What is Loss of Consortium?

It is a personal injury claim that is filed for the loss of marital relations and the loss of affection. It usually covers the relationship of a married couple, but can also be applicable for parents and children.

Loss of consortium usually covers the following: loss of love, loss of the services of a spouse, and the loss of sexual relations. When another person or organization is found to have been negligent in their duty, resulting in a person’s inability for the abovementioned factors, then a personal injury case can be filed against the responsible party. Loss of consortium can come from different possibilities – assault, medical malpractice, accidents, wrongful deaths, and many more.

Who Can File a Case?

Usually, it is the uninjured spouse (or member of the family) who can make a claim, joining it to the injured victim’s lawsuit. The injured victim can also be the one to file for the loss of consortium.

As an example, a man was paralyzed from the waist down as a result of a vehicular accident. The responsible driver was found to be distracted (texting), which ultimately caused the crash. The man could sue the driver for the injuries he had sustained, while his wife may also file for loss of consortium as the paralysis means that sexual relations may no longer be possible.

As mentioned above, parents can also file for loss of consortium for their children (likewise, children can do the same if their parents have been in an accident, or are deceased). However, these are limited to instances where minors are severely injured. As a general rule, the injuries should be severe enough to actually interfere with the relationship between the parents and the child.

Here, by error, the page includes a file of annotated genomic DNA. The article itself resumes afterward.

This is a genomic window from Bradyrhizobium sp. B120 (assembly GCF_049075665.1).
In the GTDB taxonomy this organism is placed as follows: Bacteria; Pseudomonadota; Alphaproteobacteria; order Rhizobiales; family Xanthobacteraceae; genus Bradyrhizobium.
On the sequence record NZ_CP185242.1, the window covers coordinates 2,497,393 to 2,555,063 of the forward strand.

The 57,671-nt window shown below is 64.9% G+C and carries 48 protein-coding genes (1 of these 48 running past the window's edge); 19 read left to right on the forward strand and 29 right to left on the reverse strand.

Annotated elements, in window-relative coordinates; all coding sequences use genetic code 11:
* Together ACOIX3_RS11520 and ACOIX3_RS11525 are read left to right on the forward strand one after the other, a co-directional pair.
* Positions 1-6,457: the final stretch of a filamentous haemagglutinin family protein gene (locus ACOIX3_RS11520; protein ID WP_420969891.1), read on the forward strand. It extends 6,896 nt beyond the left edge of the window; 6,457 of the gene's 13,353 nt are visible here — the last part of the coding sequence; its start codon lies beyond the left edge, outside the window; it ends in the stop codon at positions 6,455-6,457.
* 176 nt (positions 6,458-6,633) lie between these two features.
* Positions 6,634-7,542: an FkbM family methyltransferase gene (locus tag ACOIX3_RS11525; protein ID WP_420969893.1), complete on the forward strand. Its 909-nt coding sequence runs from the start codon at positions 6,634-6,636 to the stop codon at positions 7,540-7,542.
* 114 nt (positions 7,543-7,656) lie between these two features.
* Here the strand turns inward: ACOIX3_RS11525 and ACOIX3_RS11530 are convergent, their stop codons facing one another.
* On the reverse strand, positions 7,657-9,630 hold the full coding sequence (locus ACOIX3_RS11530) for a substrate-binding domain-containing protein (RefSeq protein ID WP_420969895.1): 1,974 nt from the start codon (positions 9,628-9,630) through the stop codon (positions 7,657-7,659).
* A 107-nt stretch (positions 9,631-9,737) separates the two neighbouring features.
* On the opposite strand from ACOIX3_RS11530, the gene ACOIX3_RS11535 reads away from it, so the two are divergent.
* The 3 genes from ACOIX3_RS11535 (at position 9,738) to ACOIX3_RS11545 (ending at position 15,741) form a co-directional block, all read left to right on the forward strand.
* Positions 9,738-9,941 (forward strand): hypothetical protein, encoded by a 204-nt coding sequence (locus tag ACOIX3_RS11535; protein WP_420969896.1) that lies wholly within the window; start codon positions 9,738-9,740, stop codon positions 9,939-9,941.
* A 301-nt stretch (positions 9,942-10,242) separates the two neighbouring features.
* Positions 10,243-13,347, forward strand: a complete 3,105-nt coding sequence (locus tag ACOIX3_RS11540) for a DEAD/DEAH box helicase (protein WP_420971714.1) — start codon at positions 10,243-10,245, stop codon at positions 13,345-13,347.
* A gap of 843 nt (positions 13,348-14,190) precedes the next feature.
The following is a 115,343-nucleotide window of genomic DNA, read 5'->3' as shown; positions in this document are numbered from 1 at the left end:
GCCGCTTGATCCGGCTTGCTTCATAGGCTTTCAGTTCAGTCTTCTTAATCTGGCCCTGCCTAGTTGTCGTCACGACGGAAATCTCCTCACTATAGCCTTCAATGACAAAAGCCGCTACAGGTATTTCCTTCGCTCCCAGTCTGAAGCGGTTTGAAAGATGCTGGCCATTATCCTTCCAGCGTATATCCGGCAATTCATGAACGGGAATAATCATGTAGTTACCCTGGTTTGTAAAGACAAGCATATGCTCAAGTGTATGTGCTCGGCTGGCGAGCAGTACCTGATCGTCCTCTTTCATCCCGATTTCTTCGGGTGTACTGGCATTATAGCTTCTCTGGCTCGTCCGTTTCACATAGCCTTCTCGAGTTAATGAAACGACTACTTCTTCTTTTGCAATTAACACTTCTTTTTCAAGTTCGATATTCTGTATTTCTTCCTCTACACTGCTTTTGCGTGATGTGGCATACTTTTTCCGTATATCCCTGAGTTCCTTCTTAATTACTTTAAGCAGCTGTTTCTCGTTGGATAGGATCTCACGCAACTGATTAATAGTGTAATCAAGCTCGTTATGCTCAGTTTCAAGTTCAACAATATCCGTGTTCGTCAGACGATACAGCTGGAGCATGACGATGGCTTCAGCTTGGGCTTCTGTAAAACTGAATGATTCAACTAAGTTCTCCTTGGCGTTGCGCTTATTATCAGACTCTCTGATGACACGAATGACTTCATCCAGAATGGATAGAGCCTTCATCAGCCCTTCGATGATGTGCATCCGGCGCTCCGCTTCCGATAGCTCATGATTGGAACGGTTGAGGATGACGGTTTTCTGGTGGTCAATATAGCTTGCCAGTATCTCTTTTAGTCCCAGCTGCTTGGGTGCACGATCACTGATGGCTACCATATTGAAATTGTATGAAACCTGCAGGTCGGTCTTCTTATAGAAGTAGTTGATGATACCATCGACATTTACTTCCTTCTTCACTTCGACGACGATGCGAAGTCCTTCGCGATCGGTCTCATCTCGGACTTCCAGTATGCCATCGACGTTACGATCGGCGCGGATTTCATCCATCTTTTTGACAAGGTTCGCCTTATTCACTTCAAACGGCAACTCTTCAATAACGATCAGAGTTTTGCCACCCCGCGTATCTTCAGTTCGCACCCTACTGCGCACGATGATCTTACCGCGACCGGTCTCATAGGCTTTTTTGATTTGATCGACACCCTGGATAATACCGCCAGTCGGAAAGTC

How to Prove Loss of Consortium

For married couples, proving loss of consortium will have the court evaluating the value or the significance of the loss. Some of the factors affecting this include:

  • The stability of the marriage.
  • The individual life expectancy of the couple.
  • The extent of married life benefits the couple lost. As an example, a man who went in comatose after an accident is likely to be seen as losing more, compared to a man who suffered a broken leg and arm.

The damages awarded for loss of consortium depends on the nature of the personal injury case being filed. Moreover, it is classified as an example of non-economic damage, and is also non-calculable unlike hospital bills. Loss of consortium is more abstract as the damages are related to the emotional loss and suffering of the couple.

Depending on the state, non-economic damages may be capped when it comes to personal injury cases. However, these are not always absolute and may be challenged if deemed fit and appropriate for the situation.

Loss of consortium is a complication of a personal injury claim that can go awry if not handled correctly. To ensure that your rights are protected and your privileges upheld, contact Byrd Davis Alden & Henrichson, LLP to represent your case and ensure your chances of prevailing.